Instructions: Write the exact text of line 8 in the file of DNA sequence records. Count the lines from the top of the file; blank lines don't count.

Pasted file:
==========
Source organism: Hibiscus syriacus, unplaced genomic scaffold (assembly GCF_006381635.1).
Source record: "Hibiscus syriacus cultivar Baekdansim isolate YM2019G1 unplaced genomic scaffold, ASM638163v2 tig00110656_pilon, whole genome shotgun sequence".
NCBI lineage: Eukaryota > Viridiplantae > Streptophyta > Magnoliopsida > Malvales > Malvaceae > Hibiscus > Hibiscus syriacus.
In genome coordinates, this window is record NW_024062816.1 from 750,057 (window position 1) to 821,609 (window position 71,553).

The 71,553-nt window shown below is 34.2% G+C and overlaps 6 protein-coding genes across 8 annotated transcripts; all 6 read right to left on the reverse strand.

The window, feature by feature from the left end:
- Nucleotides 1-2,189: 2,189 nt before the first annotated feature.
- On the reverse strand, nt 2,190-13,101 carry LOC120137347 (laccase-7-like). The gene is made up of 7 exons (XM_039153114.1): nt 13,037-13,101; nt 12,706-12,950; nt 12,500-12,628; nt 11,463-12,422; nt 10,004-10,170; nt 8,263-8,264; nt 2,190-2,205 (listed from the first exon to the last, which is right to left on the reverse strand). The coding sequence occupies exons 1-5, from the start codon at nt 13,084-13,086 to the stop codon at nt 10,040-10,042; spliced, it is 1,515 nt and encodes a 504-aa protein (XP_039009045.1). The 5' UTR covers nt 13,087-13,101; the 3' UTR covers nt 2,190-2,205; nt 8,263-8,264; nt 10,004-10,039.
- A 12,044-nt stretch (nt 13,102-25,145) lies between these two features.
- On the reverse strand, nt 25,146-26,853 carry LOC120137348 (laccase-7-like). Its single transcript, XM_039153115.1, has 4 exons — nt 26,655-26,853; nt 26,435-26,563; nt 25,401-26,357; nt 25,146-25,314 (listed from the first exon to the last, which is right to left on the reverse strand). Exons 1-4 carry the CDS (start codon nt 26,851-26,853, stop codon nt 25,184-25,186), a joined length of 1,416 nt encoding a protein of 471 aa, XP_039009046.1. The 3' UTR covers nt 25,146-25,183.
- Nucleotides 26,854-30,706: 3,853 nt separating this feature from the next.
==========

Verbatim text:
- On the reverse strand, nt 2,190-13,101 carry LOC120137347 (laccase-7-like). The gene is made up of 7 exons (XM_039153114.1): nt 13,037-13,101; nt 12,706-12,950; nt 12,500-12,628; nt 11,463-12,422; nt 10,004-10,170; nt 8,263-8,264; nt 2,190-2,205 (listed from the first exon to the last, which is right to left on the reverse strand). The coding sequence occupies exons 1-5, from the start codon at nt 13,084-13,086 to the stop codon at nt 10,040-10,042; spliced, it is 1,515 nt and encodes a 504-aa protein (XP_039009045.1). The 5' UTR covers nt 13,087-13,101; the 3' UTR covers nt 2,190-2,205; nt 8,263-8,264; nt 10,004-10,039.